Tuesday, February 7, 2012
The story goes that when I was little they tried to have me call my grandmother "Grandma". But I would take my fat little baby hand and rub this very old couple's heads on a figurine & in my best southern drawl say "Maaaaaaaaa" & "Paaaaaaaaaa". And so it was. She was Ma and my grandfather was Pa.
I had a realization the other night. My kids will never have MY Ma.
Pretty much everything I had that survived my childhood, my kids have (or could have if they wanted). They even get a better version of my mom than I had. They get the cool version of her...the one that encourages ear piercing and hair cutting and incredibly excessive amounts of sugar.
But they will never have my Ma.
When it hit me, it made me really sad. Even as I type this, I'm fighting tears. For those that know me, that's a big deal. The effects of age & time & life are taking their toll on my Ma. That's the Ma my babies have...the aging, out-of-touch Ma. The one that loves them dearly, but forgets their names. The one that watches them play, but doesn't engage. The Ma they make nervous because they're wild & loud & well...kids. Please understand, I'm so very thankful she is still here & a part of our lives. But, even though it is the same woman, they have their Ma & I have mine. I wish they could have spent a little time with my Ma, because she was the best Ma....EVER.
I had the Ma that had giant cliffs behind her house and let me play for hours, unsupervised on those cliffs. I made the mistake of going to those cliffs as an adult. Turns out they weren't cliffs at all, but as a child...they were the steepest, highest, scariest rocks ever and I was the bravest kid for climbing them & jumping off. Not once did she listen to my adventure stories and give me any hint they weren't cliffs. Not once.
I had the Ma that, after a tornado touched down and flipped her carport upside down, let me play for days in the rubble. There was no talk of getting dirty or hurt. I wanted to play & she let me. If I had gotten hurt, she would have bandaged me and sent me back out. The same carport that, when rebuilt, was shade for the only unfortunate witness to my endless loop of Thriller (recorded from the radio, of course) and the dance that went with it.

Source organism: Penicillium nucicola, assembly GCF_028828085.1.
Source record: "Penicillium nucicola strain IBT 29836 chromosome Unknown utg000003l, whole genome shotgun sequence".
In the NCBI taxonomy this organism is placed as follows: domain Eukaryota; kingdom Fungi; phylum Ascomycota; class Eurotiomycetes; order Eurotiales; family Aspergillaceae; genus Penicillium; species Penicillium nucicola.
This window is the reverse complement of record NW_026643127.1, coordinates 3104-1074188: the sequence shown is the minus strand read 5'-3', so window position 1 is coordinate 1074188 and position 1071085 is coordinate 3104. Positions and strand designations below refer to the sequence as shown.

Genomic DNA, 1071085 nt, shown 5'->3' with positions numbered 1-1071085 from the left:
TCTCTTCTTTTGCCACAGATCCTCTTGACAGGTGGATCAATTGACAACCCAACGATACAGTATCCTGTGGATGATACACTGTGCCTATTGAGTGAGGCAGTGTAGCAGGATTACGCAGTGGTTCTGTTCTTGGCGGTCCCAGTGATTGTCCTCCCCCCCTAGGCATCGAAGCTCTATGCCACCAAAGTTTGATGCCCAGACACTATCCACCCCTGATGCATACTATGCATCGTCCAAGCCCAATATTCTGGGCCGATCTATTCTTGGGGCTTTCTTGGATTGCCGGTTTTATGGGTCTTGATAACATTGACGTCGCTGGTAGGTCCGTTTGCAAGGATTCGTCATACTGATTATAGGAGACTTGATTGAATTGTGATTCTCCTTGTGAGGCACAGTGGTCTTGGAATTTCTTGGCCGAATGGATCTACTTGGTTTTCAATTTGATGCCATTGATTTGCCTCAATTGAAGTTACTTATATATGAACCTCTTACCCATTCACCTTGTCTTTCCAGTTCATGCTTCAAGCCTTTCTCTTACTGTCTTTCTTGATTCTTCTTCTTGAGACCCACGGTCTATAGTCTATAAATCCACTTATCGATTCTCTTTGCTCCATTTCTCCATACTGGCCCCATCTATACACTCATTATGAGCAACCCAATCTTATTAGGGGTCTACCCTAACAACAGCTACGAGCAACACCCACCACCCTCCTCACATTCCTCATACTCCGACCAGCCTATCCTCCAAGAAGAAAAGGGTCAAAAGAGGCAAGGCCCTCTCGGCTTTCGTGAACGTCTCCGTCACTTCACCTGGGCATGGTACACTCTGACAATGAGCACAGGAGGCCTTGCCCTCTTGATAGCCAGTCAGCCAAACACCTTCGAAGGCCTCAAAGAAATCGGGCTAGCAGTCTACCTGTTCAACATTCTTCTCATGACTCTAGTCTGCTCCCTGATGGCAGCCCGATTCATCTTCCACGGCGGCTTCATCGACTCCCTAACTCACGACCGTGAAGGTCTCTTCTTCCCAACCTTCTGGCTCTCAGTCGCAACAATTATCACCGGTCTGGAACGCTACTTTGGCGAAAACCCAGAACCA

I had the Ma that let me destroy her living room so I could build a fort. The same living room that was my home while I suffered through the chicken pox. The same living room where I received my one & only spanking from her. The same living room where I watched Challenger explode & saw MTV for the first time.
I had the Ma that would let me sit, staring out the window, sobbing uncontrollably because my daddy was supposed to pick me up for the weekend. She never told me to stop, she never tried to "fix" it, she let me be sad & mad & show emotion. She never made me move from that window until I was ready. Then she'd hug me and say "it's ok, you've got your Ma." And I did...I always had my Ma.
I had the Ma that taught me the definition of a curse word. "If it's in the Bible, it ain't a cuss word and your Ma can say it." (Too bad that lesson didn't stick.)
I had the Ma that taught me about marriage & relationships.
I had the Ma that took me shopping on Saturday & church on Sunday. Every Saturday. Every Sunday.
I had the Ma that rubbed my fingers as I fell asleep. Every night. The one that braided hair so tight, you tried to remember the previous lesson on Biblical cursing. The one that took a nip of whiskey for a sore throat or nerves or just about anything else that ails ya.
I had the Ma that taught me about life. I had the Ma that encouraged imagination & singing & dancing. The one that taught me it's ok to be so angry you can't stop crying, but, when you're ready, to let it go & forgive. The one that also taught me to be stubborn & head-strong & not to let anyone have power over me.
I've heard that if a man wants to see how his wife will be in the future, he should look at his mother-in-law. My husband should look at my Ma. She shaped so much of the person I am today. The ways I see her in me are endless.
I'm not sure what that means for anyone else in my life, but for my future grandchildren...
If I can be anything like her, they're going to be some pretty lucky kids.